10 natural ingredients that sound toxic, but are safe to use
January 31, 20193 min read
We all know how important it is to read the ingredient lists on products we are going to use on our skin, our children and in our homes - but it can be almost impossible to know what we are actually reading.
We get told that if we can't pronounce the ingredient, then it can't be safe; but that is just not true. There are so many natural ingredients out there that sound like chemicals, but they are not and they are safe to use.
We've gone through the top ten commonly misunderstood natural ingredients and outlined them for you here.
Caprylic/Capric Triglyceride may sound unnatural, but it's just the combination of plant sugars and fatty acids derived from palm and coconut oils. The result is a much silkier, lighter feeling oil with a longer shelf life, which is very mild and suitable for most skin types. This makes it very popular in natural skincare and cosmetic products.
Peptides occur naturally in the body. Some help to form collagen and elastin in the skin; the compounds that help to support the structure of skin, reducing sagging and bagging... not for us, thanks!
Palmitoyl oligopeptide is a peptide attached to a fatty acid. The fatty acid comes from palm oil (hence the 'palm' in the name). So you’ve got the collagen-supporting action of the peptide combined with the deeply hydrating action of the fatty acid. All good stuff that helps your skin look younger.
We all know not to use skincare products with alcohol in them, because they are so drying and irritating to the skin - right? Wrong.
Well okay, yes, Benzyl Alcohol is irritating and should be avoided if you are highly susceptible to allergens, but Cetearyl Alcohol is a safe combination of fatty alcohols derived from vegetable sources, such as coconut or palm oils. It is used in cosmetics as a surfactant and emulsifier, and is much milder than benzyl alcohol.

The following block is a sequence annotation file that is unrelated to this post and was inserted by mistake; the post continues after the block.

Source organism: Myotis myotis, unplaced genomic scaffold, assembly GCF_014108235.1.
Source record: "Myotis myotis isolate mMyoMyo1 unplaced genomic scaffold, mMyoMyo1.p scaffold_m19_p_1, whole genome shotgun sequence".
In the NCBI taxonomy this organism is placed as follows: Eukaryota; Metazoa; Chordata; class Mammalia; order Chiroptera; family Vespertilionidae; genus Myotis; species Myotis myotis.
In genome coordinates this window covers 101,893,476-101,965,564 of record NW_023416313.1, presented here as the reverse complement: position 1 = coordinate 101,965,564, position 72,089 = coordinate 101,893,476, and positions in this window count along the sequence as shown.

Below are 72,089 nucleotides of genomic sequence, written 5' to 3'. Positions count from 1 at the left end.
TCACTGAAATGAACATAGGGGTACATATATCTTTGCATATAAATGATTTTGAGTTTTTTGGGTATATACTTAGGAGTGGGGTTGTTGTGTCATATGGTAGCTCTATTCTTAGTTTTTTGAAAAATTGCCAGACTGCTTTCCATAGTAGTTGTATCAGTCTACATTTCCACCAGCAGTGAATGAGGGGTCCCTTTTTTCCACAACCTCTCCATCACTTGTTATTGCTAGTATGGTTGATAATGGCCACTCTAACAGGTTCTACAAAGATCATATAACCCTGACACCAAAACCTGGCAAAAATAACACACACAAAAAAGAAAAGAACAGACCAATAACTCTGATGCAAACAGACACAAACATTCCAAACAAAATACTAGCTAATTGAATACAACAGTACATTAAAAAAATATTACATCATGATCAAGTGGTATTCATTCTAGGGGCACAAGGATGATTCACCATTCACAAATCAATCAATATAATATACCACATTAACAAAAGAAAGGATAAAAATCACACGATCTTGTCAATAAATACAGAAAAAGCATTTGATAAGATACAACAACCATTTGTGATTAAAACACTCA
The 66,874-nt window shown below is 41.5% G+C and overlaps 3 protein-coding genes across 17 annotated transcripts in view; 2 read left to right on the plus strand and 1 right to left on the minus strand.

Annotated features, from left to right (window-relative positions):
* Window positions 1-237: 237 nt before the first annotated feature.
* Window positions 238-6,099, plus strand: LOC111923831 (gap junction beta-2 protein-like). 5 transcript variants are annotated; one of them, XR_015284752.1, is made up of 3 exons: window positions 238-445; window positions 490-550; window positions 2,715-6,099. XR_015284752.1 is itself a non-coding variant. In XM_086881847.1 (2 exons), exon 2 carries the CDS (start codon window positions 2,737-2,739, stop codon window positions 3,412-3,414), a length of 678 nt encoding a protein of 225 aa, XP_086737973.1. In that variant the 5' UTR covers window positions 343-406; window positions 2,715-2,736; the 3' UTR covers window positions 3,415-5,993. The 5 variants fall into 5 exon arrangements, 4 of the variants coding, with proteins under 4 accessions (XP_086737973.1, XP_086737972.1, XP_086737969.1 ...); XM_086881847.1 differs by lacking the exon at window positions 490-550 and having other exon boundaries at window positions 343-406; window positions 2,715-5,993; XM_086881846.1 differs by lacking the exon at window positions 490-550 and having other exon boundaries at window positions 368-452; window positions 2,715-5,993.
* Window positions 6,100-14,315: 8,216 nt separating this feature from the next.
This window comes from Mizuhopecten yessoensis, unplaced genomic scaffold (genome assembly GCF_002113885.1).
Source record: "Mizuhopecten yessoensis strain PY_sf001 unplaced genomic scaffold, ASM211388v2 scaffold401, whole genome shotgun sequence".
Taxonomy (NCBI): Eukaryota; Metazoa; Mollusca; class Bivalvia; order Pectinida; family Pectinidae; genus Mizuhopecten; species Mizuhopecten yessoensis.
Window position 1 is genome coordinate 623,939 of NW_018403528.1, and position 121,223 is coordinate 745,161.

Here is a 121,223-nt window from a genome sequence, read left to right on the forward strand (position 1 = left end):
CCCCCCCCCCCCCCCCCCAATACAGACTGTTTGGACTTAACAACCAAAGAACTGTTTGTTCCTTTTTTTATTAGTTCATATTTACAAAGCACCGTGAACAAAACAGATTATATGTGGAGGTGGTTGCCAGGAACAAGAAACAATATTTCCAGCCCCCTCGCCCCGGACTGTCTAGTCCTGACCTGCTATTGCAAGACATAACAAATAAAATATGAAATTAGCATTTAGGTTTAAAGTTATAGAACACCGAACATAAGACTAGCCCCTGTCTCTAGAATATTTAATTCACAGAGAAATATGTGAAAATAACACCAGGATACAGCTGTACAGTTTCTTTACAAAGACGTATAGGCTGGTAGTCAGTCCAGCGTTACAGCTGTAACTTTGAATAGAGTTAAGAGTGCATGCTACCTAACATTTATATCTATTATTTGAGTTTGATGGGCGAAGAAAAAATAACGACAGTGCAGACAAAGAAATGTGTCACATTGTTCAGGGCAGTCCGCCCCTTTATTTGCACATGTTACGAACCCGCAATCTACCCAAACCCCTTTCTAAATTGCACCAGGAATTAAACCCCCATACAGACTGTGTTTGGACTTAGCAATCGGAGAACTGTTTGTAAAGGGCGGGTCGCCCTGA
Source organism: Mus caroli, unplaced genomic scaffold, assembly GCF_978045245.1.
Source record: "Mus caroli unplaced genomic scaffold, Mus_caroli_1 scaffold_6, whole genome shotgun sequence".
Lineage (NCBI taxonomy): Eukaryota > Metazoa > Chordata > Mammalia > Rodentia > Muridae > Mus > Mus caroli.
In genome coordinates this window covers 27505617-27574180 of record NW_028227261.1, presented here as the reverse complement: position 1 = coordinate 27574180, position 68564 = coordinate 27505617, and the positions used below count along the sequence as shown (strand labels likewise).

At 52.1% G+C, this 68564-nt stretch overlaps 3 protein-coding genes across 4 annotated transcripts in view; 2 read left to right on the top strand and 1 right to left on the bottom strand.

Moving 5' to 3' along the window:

Glyceryl Stearate Citrate
This toxic-sounding ingredient is actually just a natural combination of vegetable oils and citric acid. It is used in cosmetics as an emollient and fragrance ingredient, and is completely safe.
It sounds nasty, but never fear - this is simply a safe alternative to regular sulfates, which are typically used in cleansers and shampoos to make the products foam up.
Also a 'surfactant (cleanser),' Caprylyl Capryl Glucoside is formed in the lab by blending a mixture of alcohols with some simple sugars. The raw materials come from vegetables or coconut and are safe to use.
Made from dried coconut pulp and fruit sugar, Coco Glucoside is a mild surfactant that is commonly used in cosmetics. It is gentle enough for all skin types, and is biodegradable and nontoxic. Just how we like it.
It gets a tick for the scary long name that you don't know how to say, but it is just a biological sulfur found in plants, soils, fruits, vegetables, fish, eggs, meats, and milk. It’s also found naturally in humans. Commonly found in joint supplements, as it’s been found in some studies (along with glucosamine) to help ease arthritis pain, MSM is also great for skin. When applied topically, it penetrates deeply to help encourage hydration, and it has a natural anti-inflammatory effect; great for irritated and sensitive skins.
You'll find Sodium Hyaluronate listed on lots of anti-aging products. It's the sodium salt of hyaluronic acid, offering the same great skin benefits, but with a smaller molecular size which allows this ingredient to sink into the skin more readily. Sodium hyaluronate retains water, giving skin that plumped up and hydrated appearance we all want.
A complex derived from carbohydrate syrup (Maltooligosyl glucoside) and corn starch (hydrogenated starch hydrolysate), this guy helps the skin to retain moisture, helps to calm sensitive skins, and also to reduce the risk of any irritation. Safe to use? Absolutely.
Tocopherol is simply the hydrating antioxidant that we know as Vitamin E. Found in many different sources, such as oils, nuts, and vegetables, this natural ingredient is highly beneficial to most skin types, including sensitive skins.
What do you think - are there some surprises there for you? Please comment below and let us know if there are any other ingredients you'd like de-coded!